Thought i’d include the opposite just in case. In Canada university is reasonable. I think my uni was roughly 5k a year. Every summer I saved up to travel, and I still left school with no debts. Because of this I was able to take risks on my career and future, such as freelancing, which I thought was just a hoop dream. If I had had debt, with my personality, I wouldn’t have gone anywhere without paying it off. I know people do it – and I honestly have great admiration for that. I’m in my thirties now and still debt free, unless you count a mortgage.
Kate, my reaction is more like yours– As a recent graduate, I have a sizable amount of debt which I’m able to manage thanks to my full-time job. However, every plane ticket I purchase means it’ll take me that much longer to pay off my debt, and I know the interest rates have already added thousands. If I didn’t have student loans to pay off, I would feel much more free to travel as much as I wish I could and take risks to pursue what I really love. As it stands, I know I’m lucky to have the job I do so that I can eventually pay off my loans and enjoy more of that freedom. In the meantime, however, my student loans are a source of stress in my life and something that holds me back. I can’t imagine how those with even more debt than me manage it, which is why federal financial aid is so important. Without it, a majority of students couldn’t earn their educations, let alone use them to actively pursue their goals.
I’m 40 and student loan debt persists in my life. Fifteen years ago, I accumulated a significant amount of student loan debt from my college, masters and law degrees. I have traveled intermittently throughout the past 15 years despite the debt. Did the student loan get in the way of traveling? It could have and it can still. But I made the choice not to let it stop me from pursuing what adds joy to my life. It is a burden, yes. But it is up to us to make a conscious choice to overcome our limiting beliefs including debts. I’d confess to the fact that I would have preferred to have minimized the debt if I could go back in time. My advise to my younger self would be “avoid student loan debt at all costs.” Financial aid in a non-debt form is critical in light of the high cost of education here in America. To enter into a contract entailing years of repayment is not something to take lightly. It can be, though not always, a deterrent later on in life.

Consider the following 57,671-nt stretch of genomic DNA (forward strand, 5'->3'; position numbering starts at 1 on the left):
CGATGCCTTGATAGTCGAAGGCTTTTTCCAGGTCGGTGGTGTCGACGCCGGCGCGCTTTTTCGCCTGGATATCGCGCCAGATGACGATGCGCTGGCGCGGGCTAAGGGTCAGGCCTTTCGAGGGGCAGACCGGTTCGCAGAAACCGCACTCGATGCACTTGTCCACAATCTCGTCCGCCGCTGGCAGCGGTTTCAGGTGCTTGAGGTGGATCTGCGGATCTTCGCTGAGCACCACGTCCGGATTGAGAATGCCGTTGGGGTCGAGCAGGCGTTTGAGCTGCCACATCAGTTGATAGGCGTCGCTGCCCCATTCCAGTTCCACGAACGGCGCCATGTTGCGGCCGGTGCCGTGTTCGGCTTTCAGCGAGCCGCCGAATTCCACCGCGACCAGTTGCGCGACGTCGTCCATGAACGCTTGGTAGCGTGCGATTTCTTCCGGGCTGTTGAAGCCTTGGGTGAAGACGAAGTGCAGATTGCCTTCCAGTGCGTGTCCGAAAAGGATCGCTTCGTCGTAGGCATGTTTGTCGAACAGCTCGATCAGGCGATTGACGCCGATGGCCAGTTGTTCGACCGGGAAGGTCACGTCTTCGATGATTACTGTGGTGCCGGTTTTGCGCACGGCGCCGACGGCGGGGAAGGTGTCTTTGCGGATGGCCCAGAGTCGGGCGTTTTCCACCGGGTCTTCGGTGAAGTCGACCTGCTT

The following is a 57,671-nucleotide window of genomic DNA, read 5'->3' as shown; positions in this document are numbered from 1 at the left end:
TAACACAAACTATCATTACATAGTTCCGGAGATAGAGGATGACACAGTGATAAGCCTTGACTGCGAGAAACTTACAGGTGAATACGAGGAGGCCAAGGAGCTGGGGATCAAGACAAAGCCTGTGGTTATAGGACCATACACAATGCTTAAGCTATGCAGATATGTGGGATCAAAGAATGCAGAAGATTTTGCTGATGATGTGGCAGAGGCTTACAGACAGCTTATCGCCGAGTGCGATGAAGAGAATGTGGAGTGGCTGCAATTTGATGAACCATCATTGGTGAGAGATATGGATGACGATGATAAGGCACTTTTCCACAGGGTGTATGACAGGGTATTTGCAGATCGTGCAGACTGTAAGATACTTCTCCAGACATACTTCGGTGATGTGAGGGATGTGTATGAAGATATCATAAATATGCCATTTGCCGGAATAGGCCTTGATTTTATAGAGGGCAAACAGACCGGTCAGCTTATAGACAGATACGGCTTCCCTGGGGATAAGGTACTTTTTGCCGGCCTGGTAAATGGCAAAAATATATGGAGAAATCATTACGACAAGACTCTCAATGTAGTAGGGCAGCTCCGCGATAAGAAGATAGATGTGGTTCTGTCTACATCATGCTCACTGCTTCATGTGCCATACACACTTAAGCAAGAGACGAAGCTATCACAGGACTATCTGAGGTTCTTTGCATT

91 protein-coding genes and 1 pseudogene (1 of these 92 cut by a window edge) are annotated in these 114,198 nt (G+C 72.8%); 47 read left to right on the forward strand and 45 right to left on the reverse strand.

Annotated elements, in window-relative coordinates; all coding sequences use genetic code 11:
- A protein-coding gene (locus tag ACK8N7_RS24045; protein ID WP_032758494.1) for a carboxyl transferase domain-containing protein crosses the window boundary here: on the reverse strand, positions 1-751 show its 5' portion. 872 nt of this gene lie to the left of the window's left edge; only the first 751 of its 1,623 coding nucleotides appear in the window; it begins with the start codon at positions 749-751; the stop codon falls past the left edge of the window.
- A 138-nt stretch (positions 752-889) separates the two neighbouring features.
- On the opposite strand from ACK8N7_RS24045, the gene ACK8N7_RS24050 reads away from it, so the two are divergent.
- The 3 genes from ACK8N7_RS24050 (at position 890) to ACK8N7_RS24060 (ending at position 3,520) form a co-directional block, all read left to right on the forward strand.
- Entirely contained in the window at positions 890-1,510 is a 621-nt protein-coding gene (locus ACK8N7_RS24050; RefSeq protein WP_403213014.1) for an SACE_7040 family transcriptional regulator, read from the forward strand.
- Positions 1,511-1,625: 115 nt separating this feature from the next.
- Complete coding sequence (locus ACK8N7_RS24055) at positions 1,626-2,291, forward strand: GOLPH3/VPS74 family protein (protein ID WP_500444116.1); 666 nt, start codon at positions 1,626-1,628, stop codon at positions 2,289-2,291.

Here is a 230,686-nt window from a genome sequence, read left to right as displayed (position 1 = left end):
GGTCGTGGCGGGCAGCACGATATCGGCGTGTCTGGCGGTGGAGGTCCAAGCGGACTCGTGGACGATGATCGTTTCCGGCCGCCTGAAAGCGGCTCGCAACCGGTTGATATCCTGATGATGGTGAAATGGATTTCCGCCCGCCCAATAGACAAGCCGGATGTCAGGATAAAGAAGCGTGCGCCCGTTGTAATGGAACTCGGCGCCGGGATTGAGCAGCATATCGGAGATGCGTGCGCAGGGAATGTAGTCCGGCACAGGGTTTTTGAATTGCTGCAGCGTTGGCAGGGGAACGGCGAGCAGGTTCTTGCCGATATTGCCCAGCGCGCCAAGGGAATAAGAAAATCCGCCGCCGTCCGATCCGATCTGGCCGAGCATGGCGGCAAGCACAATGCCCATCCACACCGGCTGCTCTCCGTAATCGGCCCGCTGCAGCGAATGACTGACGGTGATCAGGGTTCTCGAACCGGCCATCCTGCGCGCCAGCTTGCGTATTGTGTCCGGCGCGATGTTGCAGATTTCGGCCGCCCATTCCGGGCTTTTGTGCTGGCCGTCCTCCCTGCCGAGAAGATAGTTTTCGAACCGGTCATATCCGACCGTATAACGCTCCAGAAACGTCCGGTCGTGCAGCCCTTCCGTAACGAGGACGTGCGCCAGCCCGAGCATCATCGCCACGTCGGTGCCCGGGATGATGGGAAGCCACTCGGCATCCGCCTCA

I have one student loan I took out to help me study abroad since I would have to stop working for a semester to do so. I don’t regret it because it allowed me to travel and experience the world as I never would have been able to as a small-town Midwestern girl. Now I’m still paying it off. It’s manageable, luckily my debt and monthly payments aren’t astronomical, but it does make me feel limited in what I can do and how much I can travel. I can only afford maybe one trip abroad a year or so. I want to move abroad again and work or volunteer but I can’t do that without some financial security, so that is disheartening.